Grave economic risks fade but gloomy mood persists
ANALYSIS:The economy appears to be moving in the right direction
THREE MONTHS ago, dismal scientists at the Economic and Social Research Institute (ESRI), a Dublin-based think tank, looked shaken when they considered the economy’s future at a quarterly press briefing given to explain their freshly unveiled forecasts. Then, they spoke of “grave” risks to the prospects of economic recovery if a €4 billion budgetary adjustment were to be implemented in 2011.
Yesterday, when setting out their new quarterly economic forecasts, published today, the ESRI’s dismalists looked a lot less spooked. Despite the imposition of a much larger budgetary adjustment for 2011 than feared in October – of €6 billion, rather than a mere €4 billion – there was no grave talk. The institute now expects the budgetary measures to dampen growth in 2011, not crush it. Moreover, the institute’s first forecasts for 2012 include an acceleration of economic growth and the first (albeit minuscule) increase in the number of people at work for half a decade.
Even the Government’s disastrous finances are expected to move towards balance, more or less as the outgoing administration expects.
But none of this means that happy days are at hand.
The ESRI folk are gloomier about jobs and emigration. The trough in the number of people working, anticipated to be reached this year, is now expected to be considerably deeper than forecast last October. In 2011, the number of jobs in the Irish economy is expected to fall back to 2003 levels – two years short of a lost jobs decade.
In terms of policy response, the institute singled out for criticism income tax hikes imposed in the Budget. Increasing taxes on work can only harm job creation and hinder wage adjustments, it says.
With 1,826,000 people expected to be at work on average this year, almost one in seven jobs will have disappeared since employment peaked in 2007.
That, incidentally, is the worst jobs record among the Organisation for Economic Co-operation and Development, the club of 34 most developed economies. The ESRI believes that financial services and public sectors will account for most of this year’s contraction in total job numbers.
The fall in the numbers employedis not expected to result in a rise in the numbers unemployed, for the traditional reason – people will up sticks in their tens of thousands to seek their fortunes overseas, the think tank believes.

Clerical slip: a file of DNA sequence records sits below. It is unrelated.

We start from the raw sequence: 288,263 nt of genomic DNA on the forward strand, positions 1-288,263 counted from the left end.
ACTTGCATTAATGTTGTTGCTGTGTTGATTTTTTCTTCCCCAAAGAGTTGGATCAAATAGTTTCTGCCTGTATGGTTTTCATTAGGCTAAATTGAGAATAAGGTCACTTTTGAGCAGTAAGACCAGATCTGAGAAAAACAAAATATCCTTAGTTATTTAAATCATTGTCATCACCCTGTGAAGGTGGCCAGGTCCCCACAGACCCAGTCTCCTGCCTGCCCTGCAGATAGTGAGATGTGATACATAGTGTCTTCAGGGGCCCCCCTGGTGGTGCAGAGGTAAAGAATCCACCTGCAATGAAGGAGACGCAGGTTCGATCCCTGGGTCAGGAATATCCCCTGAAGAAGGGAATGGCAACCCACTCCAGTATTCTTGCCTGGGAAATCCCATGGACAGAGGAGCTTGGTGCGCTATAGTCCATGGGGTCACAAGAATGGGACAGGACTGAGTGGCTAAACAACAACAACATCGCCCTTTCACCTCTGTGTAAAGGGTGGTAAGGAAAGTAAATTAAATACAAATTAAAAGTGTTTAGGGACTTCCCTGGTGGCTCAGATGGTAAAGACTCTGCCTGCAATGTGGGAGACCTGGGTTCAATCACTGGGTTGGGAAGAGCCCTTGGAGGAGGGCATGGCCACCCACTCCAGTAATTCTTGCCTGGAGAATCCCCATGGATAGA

In recent decades, the largest outflow of people from the State took place in 1989. Then, net emigration hit 44,000. This year, the ESRI expects a haemorrhaging of 60,000, with only a partial staunching in 2012 – 40,000 are expected to depart next year. Back to a grim future.
If this causes dread among parents of the nation’s twentysomethings, fears of mortgage holders will be assuaged somewhat by today’s report. The ESRI believes that Frankfurt’s central bankers will hold fire on raising interest rates until the final months of this year, despite some recent hawkish noises about a stirring of inflationary pressures. In the last quarter of this year, the institute anticipates a hike in base rates of a quarter of a percentage point.
Over the course of 2012, it thinks that Jean Claude Trichet’s successor, who is to take the helm from the Frenchman on Halloween next, will raise rates by a full percentage point. If that happens, official interest rates would stand at 2.25 per cent in 23 months’ time, up from 1 per cent today.
The prospect of price stability should also give cause for relief. The ESRI expects Irish inflation to remain very low in 2011-12, with prices rising in a range of 1 – 2 per cent annually. This follows an unprecedented two consecutive years of falling consumer prices.
One reason for the low rate of price inflation is an expected decline in wages in 2011. If wages do fall this year, it will be the third consecutive year of nominal pay cuts – a previously unthinkable happening.
While contained price inflation and falling wages will boost competitiveness, the latter will be but one factor keeping consumers out of the shops. Others include a stubbornly high savings rate, the previously mentioned weakness in the jobs market and the consumption dampening effects of budgetary measures which are squeezing incomes. As a result of these factors combined, the ESRI believes that consumer spending on goods and services will fall in both 2011 and 2012 in real terms – if that happens it will amount to five consecutive years of decline.
Could things be worse (or better) than the ESRI predicts? Certainly, says Dr Alan Barrett, the lead author of the report.
Yesterday he had no hesitation in conceding the extent of the uncertainties – economic forecasting is even less reliable than usual in times such as these, he acknowledges.
The euro area debt crisis is the biggest risk identified in today’s report. If it deepens, it has the potential to knock the think tank’s forecasts for six. There are other risks, too.
Although today’s report does not repeat the “grave” language used repeatedly in October’s version, Barrett told The Irish Times that he had not changed his views on the threat that very large budgetary adjustments could pose to already feeble economic growth.
The ESRI is surely correct in stressing the downside risks because, alas, negative surprises are greater in number and impact than any possible positive ones.
But despair not. The economy could be stronger than the institute predicts. If a modicum of confidence returns, the percentage of incomes salted away, rather than spent, could be lower than anticipated – resulting in more consumption activity.
Exports could be even stronger than predicted, sucking more foreign cash into the country. The booming export sector might start hiring at a faster clip if it finds it can draw no more from already stretched employees. Hope survives.
Dan O’Brien is Economics Editor